Reaping profit on home sales
Calculating a seller's profit on a home sale can be both an absorbing and astonishing exercise.
Say, for instance, you bought a home for R4-million - with the help of a R3-million bond - and residential property prices increased by 10% in the first year of your ownership.
The property would then have been worth R4,4-million - R400 000 more than the price at which you purchased and took transfer.
Moreover, imagine that the uptrend had held its line and the original value of the property subsequently grew by a further R400 000 in the second year.
Then, you, as the purchaser, will have reaped a profit of R800 000 on the R1-million you originally invested in the 75 per cent-bonded home bought at the original price of R4-million. That's a profit of 80% !
Granted, you would still have had to continue paying the bond. But the bond is not yourmoney to grow - it belongs to the bank. It is not unlike paying rent to a landlord.
A new wave of buying
Looking ahead, I believe that a new wave of home buying will start to roll out once the dust has settled on the national election.
When it does, the fact will remain that the best way for buyers - and sellers - to be front-of-mind is to engage face-to-face with (preferably sole-mandated) residential estate agents.
This beats buying by portal - a process in which you are simply a name and number and not a recognisable face.
Instead, buyers need to be out there visiting the show days and interacting, eyeball to eyeball, with the selling agents in the suburbs of focus. By doing so, they will almost certainly receive a better service.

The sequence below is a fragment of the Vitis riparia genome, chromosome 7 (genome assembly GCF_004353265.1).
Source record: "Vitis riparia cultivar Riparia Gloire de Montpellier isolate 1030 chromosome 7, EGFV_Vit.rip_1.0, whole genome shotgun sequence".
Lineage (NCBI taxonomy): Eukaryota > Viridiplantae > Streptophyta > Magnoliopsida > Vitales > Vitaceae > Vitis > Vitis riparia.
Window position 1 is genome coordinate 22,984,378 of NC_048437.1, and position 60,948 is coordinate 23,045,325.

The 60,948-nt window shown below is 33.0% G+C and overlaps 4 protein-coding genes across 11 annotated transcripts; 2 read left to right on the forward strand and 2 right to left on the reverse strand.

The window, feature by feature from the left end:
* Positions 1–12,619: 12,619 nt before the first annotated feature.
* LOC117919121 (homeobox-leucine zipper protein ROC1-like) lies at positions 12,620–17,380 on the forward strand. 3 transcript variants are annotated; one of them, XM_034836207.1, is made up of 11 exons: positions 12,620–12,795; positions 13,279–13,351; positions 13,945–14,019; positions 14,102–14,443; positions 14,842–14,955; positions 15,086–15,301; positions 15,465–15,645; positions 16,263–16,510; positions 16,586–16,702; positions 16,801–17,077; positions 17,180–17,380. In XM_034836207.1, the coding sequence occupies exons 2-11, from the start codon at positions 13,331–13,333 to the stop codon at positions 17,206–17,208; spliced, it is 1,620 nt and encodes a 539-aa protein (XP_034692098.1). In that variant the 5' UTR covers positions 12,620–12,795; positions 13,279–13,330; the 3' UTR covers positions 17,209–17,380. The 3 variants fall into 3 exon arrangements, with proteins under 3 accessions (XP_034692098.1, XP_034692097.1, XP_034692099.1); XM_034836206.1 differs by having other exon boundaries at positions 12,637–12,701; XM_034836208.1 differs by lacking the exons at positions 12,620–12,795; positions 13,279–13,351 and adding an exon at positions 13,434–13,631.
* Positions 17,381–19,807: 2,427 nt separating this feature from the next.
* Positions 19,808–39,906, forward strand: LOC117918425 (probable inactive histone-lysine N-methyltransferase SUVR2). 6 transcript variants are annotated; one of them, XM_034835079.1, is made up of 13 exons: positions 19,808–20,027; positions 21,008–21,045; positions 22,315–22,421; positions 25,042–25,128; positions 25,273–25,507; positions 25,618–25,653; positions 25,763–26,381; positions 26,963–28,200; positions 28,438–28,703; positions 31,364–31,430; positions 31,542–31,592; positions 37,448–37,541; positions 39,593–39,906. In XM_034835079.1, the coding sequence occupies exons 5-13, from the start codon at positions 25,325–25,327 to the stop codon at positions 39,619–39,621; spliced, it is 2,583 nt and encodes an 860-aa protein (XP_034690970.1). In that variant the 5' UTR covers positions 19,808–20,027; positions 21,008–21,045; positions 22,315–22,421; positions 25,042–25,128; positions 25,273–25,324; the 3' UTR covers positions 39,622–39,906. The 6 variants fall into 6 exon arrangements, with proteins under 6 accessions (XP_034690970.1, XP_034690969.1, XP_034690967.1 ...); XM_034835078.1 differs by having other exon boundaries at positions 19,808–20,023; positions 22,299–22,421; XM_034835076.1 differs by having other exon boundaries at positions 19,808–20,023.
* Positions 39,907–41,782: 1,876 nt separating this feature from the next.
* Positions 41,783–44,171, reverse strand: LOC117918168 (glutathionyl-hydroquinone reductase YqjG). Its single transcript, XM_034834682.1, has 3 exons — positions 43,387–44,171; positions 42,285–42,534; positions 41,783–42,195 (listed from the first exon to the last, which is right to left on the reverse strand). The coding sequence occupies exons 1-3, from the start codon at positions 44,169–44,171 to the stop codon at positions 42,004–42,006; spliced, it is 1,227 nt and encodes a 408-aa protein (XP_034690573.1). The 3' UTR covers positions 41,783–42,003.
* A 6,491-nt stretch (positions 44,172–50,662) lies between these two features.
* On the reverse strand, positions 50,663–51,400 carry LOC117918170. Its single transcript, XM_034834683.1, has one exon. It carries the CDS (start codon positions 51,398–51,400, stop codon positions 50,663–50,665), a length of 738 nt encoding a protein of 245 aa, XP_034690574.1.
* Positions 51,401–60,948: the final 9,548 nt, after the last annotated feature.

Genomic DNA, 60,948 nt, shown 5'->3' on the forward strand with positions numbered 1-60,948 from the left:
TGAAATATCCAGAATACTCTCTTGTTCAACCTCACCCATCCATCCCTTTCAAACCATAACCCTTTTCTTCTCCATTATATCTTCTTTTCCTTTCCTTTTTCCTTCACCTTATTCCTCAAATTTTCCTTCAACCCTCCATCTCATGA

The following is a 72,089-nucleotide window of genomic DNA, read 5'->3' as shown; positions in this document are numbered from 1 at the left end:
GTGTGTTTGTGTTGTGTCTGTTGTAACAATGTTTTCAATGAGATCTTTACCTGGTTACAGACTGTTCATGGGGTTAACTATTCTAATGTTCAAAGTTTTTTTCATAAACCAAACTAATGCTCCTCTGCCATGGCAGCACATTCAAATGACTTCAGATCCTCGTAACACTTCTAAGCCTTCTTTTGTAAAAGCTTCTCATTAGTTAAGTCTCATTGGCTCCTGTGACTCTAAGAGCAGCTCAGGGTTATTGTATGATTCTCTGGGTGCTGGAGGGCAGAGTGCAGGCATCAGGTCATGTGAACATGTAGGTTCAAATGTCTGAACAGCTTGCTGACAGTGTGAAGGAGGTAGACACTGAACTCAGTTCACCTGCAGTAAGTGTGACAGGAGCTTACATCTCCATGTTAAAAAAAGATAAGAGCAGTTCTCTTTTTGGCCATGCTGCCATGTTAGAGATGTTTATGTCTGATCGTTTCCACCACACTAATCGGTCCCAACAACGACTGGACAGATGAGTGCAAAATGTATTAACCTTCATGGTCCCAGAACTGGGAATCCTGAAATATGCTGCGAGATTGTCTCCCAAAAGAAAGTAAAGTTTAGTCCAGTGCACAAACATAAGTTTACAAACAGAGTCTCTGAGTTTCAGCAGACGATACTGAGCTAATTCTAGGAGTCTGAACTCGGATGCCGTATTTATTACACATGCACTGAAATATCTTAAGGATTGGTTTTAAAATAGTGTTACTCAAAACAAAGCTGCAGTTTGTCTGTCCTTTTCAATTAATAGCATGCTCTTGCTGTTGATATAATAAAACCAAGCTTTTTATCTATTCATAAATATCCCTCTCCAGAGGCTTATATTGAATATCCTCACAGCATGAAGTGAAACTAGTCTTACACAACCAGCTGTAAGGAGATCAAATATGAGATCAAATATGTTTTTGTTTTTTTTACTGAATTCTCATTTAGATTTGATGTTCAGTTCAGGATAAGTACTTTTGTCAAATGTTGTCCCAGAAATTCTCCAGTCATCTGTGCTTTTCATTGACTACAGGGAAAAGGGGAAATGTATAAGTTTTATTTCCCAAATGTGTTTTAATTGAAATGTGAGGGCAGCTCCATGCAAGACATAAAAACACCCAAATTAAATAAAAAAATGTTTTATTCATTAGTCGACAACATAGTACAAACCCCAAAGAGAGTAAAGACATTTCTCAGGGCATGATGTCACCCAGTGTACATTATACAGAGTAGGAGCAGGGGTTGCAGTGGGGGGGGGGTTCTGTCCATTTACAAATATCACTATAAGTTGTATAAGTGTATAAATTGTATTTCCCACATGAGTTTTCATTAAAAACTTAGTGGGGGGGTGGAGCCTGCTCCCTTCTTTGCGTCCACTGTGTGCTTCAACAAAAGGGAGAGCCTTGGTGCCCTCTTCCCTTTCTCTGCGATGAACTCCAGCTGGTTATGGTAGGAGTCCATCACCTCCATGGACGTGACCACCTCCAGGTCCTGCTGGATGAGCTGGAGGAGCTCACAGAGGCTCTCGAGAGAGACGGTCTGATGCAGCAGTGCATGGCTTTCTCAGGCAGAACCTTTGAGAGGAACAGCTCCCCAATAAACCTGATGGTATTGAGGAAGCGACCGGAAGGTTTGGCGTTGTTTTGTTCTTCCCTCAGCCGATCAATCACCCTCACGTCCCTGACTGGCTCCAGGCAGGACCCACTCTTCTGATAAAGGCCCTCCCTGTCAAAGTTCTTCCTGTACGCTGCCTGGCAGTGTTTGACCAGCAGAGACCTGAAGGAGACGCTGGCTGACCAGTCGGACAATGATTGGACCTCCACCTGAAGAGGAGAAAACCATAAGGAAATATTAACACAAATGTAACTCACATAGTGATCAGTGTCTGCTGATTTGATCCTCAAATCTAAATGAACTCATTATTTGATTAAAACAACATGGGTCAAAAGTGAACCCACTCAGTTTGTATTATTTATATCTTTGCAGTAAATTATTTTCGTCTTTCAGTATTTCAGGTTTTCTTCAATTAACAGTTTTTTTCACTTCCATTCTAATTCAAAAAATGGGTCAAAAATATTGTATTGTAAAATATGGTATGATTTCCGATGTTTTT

The reality remains that a structured marketing campaign, built on a sole mandate foundation - with show days as the core - is the best route to securing maximum price.
Why a show day?
There is a multitude of good reasons for sellers to have a show day. For instance:
- On a Sunday, the show house can be "stage set" to look at its best
- Potential buyers view the house over a period of hours rather than weeks (as in the case of view-be-appointment selling) thus immediately creating a platform of dynamic competition between interested parties
- If the house is not on show, the target market is almost halved , because many buyers will visit homes only on show days
- Prospective buyers view the property in a much shorter time - and are able to make comparisons more quickly by viewing other show houses on the same day
- There is the freedom for buyers to discuss the property in an uninhibited way (as the seller is normally not present)
- The seller avoids the inconvenience (particularly on weekdays) of constantly preparing the home for viewing by appointment.
Author: Ronald Ennik